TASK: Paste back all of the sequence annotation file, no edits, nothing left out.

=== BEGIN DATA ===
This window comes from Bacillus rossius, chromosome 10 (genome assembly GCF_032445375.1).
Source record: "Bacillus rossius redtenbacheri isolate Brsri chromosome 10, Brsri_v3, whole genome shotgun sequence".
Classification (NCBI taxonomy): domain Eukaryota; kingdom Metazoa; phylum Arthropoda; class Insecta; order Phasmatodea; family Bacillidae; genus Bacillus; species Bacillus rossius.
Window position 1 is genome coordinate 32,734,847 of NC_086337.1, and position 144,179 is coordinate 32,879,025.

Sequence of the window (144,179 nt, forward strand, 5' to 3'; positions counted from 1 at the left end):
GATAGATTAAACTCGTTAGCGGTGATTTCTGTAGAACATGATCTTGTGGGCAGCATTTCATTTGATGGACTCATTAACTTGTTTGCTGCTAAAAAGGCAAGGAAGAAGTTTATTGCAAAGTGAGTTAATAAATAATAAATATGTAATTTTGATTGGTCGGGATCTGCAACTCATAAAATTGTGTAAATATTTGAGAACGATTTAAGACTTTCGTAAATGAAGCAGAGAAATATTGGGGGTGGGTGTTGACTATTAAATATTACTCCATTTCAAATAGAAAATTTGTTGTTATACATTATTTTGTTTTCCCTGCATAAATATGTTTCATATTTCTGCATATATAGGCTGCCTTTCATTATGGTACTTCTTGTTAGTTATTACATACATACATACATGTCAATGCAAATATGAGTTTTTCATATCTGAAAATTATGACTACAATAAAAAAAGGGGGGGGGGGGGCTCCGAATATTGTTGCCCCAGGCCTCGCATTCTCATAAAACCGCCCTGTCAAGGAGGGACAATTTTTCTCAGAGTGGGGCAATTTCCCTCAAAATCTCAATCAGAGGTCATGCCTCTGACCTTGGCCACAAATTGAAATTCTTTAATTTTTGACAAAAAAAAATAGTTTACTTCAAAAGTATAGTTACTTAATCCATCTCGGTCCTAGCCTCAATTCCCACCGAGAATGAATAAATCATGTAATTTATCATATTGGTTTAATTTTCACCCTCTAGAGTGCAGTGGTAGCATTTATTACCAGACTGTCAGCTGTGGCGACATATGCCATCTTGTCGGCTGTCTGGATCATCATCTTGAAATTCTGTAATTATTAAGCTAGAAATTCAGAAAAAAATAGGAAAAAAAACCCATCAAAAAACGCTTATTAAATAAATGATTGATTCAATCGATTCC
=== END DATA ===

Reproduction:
This window comes from Bacillus rossius, chromosome 10 (genome assembly GCF_032445375.1).
Source record: "Bacillus rossius redtenbacheri isolate Brsri chromosome 10, Brsri_v3, whole genome shotgun sequence".
Classification (NCBI taxonomy): domain Eukaryota; kingdom Metazoa; phylum Arthropoda; class Insecta; order Phasmatodea; family Bacillidae; genus Bacillus; species Bacillus rossius.
Window position 1 is genome coordinate 32,734,847 of NC_086337.1, and position 144,179 is coordinate 32,879,025.

Sequence of the window (144,179 nt, forward strand, 5' to 3'; positions counted from 1 at the left end):
GATAGATTAAACTCGTTAGCGGTGATTTCTGTAGAACATGATCTTGTGGGCAGCATTTCATTTGATGGACTCATTAACTTGTTTGCTGCTAAAAAGGCAAGGAAGAAGTTTATTGCAAAGTGAGTTAATAAATAATAAATATGTAATTTTGATTGGTCGGGATCTGCAACTCATAAAATTGTGTAAATATTTGAGAACGATTTAAGACTTTCGTAAATGAAGCAGAGAAATATTGGGGGTGGGTGTTGACTATTAAATATTACTCCATTTCAAATAGAAAATTTGTTGTTATACATTATTTTGTTTTCCCTGCATAAATATGTTTCATATTTCTGCATATATAGGCTGCCTTTCATTATGGTACTTCTTGTTAGTTATTACATACATACATACATGTCAATGCAAATATGAGTTTTTCATATCTGAAAATTATGACTACAATAAAAAAAGGGGGGGGGGGGGCTCCGAATATTGTTGCCCCAGGCCTCGCATTCTCATAAAACCGCCCTGTCAAGGAGGGACAATTTTTCTCAGAGTGGGGCAATTTCCCTCAAAATCTCAATCAGAGGTCATGCCTCTGACCTTGGCCACAAATTGAAATTCTTTAATTTTTGACAAAAAAAAATAGTTTACTTCAAAAGTATAGTTACTTAATCCATCTCGGTCCTAGCCTCAATTCCCACCGAGAATGAATAAATCATGTAATTTATCATATTGGTTTAATTTTCACCCTCTAGAGTGCAGTGGTAGCATTTATTACCAGACTGTCAGCTGTGGCGACATATGCCATCTTGTCGGCTGTCTGGATCATCATCTTGAAATTCTGTAATTATTAAGCTAGAAATTCAGAAAAAAATAGGAAAAAAAACCCATCAAAAAACGCTTATTAAATAAATGATTGATTCAATCGATTCC